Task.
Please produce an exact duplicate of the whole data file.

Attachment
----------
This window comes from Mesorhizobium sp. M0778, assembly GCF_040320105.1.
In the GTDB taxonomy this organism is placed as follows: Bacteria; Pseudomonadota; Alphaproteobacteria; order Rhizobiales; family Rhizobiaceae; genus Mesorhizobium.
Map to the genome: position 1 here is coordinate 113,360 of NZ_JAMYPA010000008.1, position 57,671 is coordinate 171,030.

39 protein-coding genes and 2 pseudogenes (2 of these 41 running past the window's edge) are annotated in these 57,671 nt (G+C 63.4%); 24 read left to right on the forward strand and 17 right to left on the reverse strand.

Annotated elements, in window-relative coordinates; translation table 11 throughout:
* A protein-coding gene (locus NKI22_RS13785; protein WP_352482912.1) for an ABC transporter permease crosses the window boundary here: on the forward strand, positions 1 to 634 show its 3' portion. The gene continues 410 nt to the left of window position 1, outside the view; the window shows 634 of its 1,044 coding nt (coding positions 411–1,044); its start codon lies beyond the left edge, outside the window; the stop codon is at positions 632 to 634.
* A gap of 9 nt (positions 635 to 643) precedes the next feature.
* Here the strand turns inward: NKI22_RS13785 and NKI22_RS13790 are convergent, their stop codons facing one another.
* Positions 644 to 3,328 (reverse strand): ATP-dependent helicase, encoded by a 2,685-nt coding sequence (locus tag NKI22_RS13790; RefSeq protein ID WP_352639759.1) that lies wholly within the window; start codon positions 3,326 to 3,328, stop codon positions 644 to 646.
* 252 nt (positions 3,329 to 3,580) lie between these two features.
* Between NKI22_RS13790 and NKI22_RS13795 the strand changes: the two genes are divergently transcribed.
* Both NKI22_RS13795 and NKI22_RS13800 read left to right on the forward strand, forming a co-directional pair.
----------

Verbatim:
This window comes from Mesorhizobium sp. M0778, assembly GCF_040320105.1.
In the GTDB taxonomy this organism is placed as follows: Bacteria; Pseudomonadota; Alphaproteobacteria; order Rhizobiales; family Rhizobiaceae; genus Mesorhizobium.
Map to the genome: position 1 here is coordinate 113,360 of NZ_JAMYPA010000008.1, position 57,671 is coordinate 171,030.

39 protein-coding genes and 2 pseudogenes (2 of these 41 running past the window's edge) are annotated in these 57,671 nt (G+C 63.4%); 24 read left to right on the forward strand and 17 right to left on the reverse strand.

Annotated elements, in window-relative coordinates; translation table 11 throughout:
* A protein-coding gene (locus NKI22_RS13785; protein WP_352482912.1) for an ABC transporter permease crosses the window boundary here: on the forward strand, positions 1 to 634 show its 3' portion. The gene continues 410 nt to the left of window position 1, outside the view; the window shows 634 of its 1,044 coding nt (coding positions 411–1,044); its start codon lies beyond the left edge, outside the window; the stop codon is at positions 632 to 634.
* A gap of 9 nt (positions 635 to 643) precedes the next feature.
* Here the strand turns inward: NKI22_RS13785 and NKI22_RS13790 are convergent, their stop codons facing one another.
* Positions 644 to 3,328 (reverse strand): ATP-dependent helicase, encoded by a 2,685-nt coding sequence (locus tag NKI22_RS13790; RefSeq protein ID WP_352639759.1) that lies wholly within the window; start codon positions 3,326 to 3,328, stop codon positions 644 to 646.
* 252 nt (positions 3,329 to 3,580) lie between these two features.
* Between NKI22_RS13790 and NKI22_RS13795 the strand changes: the two genes are divergently transcribed.
* Both NKI22_RS13795 and NKI22_RS13800 read left to right on the forward strand, forming a co-directional pair.